The Norton Grape Links Missouri To Wine Industry
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The Norton Grape Links Missouri To Wine Industry

Date: April 12, 2012
By: Crystall Cho
State Capitol Bureau

The Norton Grape serves an important role as Missouri's official state fruit to make Missouri the wine state.
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Wrap: Only Missouri has its own state grape.

The state of Missouri officially adopted the Norton grape, also known as Cynthiana, as the official state fruit in 2003. 

Currently, Missouri ranks eighth in the nation for wine production and eleventh for grape production.

The Missouri Wine and Grape Board's executive director Jim Anderson says the Norton grape is considered the Missouri cornerstone of the nation's $1.6 billion dollar wine industry.

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Description: "The industry has continued to grow. In the last five to seven years alone, we almost doubled in size from going from about 60 wineries to about 116 wineries."
Anderson says the Misouri wine industry started in the 1840s and was the second largest wine-producing state in the nation in 1920 before prohibition.

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Description: "We start seeing this rebirth of the Missouri wine industry in the 1960s, and it continued to grow until present, where we have over 1,700 acres of grape spurring in the state of Missouri."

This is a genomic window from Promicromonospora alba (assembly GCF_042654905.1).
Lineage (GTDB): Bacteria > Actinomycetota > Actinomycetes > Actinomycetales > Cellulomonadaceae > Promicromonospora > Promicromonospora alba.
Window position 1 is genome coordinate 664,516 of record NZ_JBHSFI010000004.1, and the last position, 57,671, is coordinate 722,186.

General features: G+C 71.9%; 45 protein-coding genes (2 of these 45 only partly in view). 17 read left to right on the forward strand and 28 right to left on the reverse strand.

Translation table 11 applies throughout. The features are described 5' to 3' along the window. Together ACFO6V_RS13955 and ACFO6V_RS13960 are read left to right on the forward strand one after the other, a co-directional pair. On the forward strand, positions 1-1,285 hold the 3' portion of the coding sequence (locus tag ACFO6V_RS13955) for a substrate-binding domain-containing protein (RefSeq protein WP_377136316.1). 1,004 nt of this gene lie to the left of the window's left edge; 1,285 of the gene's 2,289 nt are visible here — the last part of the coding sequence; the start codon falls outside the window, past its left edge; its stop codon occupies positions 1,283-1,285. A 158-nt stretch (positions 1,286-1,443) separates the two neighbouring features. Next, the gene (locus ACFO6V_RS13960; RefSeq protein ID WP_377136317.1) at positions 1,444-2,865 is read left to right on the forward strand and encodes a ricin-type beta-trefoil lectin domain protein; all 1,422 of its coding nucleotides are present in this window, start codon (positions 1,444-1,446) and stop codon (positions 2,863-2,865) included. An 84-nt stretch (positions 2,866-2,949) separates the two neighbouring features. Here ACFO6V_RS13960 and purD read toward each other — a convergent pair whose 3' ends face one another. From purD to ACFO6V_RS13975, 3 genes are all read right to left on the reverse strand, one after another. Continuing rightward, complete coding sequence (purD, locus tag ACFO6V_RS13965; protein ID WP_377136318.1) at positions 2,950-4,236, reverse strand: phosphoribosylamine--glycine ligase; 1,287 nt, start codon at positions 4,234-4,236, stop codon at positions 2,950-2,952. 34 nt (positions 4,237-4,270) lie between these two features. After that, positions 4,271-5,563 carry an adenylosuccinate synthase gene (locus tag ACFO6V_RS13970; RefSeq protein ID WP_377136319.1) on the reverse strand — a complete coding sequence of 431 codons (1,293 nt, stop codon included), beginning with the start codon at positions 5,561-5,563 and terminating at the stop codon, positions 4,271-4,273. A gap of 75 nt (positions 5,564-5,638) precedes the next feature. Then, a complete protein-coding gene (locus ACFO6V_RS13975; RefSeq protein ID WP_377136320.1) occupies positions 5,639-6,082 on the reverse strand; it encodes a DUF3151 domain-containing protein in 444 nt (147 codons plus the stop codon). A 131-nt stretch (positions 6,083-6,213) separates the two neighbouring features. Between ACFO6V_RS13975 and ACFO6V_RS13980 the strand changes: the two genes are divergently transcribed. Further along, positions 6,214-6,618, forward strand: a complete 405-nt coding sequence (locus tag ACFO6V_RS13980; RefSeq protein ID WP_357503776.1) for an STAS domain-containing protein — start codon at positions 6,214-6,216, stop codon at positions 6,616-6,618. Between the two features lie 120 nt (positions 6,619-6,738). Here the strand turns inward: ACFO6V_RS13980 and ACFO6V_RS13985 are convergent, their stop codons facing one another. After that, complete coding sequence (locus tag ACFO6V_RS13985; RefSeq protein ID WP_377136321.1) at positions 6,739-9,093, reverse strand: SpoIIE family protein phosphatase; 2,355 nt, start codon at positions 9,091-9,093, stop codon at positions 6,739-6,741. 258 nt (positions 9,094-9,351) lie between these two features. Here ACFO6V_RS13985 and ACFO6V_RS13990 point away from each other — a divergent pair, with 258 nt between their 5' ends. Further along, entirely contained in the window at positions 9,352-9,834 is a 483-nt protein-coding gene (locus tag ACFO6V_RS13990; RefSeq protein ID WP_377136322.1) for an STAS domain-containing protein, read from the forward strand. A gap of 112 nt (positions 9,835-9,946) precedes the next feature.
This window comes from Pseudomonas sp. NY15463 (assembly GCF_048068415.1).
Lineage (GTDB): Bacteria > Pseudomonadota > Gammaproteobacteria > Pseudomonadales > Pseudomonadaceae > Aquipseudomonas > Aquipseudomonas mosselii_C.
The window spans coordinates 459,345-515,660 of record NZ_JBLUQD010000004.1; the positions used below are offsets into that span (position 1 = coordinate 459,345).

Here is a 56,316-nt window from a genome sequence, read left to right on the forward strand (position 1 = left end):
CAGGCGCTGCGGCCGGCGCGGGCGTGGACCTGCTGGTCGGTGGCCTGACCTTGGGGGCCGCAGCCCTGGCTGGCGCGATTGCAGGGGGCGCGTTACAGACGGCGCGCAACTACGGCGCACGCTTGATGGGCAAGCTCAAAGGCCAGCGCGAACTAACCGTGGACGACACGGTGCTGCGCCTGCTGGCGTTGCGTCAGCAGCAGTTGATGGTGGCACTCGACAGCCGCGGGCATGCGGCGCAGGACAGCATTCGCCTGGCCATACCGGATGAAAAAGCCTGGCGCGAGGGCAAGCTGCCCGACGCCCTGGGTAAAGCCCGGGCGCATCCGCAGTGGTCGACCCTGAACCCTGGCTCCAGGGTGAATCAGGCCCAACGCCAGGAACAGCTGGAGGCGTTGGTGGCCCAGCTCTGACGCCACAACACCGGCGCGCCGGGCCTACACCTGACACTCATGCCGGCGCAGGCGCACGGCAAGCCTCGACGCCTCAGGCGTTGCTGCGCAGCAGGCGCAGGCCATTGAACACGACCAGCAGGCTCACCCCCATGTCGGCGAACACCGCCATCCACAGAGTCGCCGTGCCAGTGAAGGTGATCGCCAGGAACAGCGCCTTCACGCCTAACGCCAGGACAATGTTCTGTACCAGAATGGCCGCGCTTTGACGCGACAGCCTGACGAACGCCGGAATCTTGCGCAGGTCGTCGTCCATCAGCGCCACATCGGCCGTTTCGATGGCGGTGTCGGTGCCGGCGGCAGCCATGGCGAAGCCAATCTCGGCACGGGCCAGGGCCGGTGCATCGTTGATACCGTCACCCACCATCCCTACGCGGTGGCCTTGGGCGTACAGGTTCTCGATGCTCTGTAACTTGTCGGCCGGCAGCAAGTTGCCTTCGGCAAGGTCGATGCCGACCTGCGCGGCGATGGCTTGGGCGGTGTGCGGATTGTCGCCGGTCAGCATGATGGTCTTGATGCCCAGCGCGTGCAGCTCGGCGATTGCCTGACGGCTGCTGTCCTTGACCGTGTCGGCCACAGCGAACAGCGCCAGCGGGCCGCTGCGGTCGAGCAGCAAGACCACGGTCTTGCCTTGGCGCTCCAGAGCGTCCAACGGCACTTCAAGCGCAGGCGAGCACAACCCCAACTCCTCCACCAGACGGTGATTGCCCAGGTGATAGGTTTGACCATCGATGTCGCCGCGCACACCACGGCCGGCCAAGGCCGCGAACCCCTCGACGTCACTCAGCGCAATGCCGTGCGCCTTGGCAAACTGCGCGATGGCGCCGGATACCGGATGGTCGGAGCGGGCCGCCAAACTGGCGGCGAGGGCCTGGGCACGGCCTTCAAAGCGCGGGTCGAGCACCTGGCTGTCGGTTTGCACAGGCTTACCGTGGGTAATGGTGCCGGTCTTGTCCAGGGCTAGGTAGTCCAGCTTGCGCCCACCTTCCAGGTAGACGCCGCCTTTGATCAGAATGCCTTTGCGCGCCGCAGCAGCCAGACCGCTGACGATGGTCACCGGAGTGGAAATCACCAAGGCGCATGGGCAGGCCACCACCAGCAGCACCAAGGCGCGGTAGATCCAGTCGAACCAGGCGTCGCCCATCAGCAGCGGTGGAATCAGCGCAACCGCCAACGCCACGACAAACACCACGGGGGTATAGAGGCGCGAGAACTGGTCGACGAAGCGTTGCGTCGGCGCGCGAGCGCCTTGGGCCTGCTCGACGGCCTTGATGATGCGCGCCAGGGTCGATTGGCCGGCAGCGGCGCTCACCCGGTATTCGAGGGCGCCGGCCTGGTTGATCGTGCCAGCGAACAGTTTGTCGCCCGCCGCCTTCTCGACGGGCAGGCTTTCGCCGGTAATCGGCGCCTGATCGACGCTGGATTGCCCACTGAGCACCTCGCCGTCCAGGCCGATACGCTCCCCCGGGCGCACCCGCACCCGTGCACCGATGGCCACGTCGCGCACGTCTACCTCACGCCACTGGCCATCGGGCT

Missouri's third largest winery, Les Bourgeois (Le-Boo-Jua) in Rocheport (Row-Che-Port), distributes wine not only in Missouri but also throughout Kansas, Illinois and even Louisiana.  

Les Bourgeois Winery's (Le-Boo-Jua) winemaker Cory Bomgaars says Norton is one of the main grapes used to produce wine and it costs more than other wines.

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Description: "It's relatively moderate yielding, it's labor intensive, the juice yield of what you have with the grape is lower. Typically we barrel age it for 18-24 months, so all those things cost more money."
Even with the higher price, Stone Hill Winery's vice president and general manager John Held from Branson says this particular grape suits well as Missouri's state fruit.

Actuality:  HELD.WAV
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Description: "So the heat and the sunlight exposure that we have during the growing season is really an optimum for the cultivar and riping here."

The Norton grape's diverse characteristics make it a lot more interesting than simply just a grape.

There's even a book about it written by grape expert Paul Roberts.

He says although growers don't typically like to pick the Norton grape because it's usually in clusters, this grape has an agricultural advantage.

Actuality:  ROBER2.WAV
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Description: "It's very disease-resistant, so it's well-liked by growers. In the vineyard, towards being disease-resistant make it a very popular grape and it's fairly productive as well."
According to the Missouri Secretary of State's office, the Norton grape is North America’s oldest grape variety still commercial grown.

Reporting from the state capitol, I'm Crystall Cho.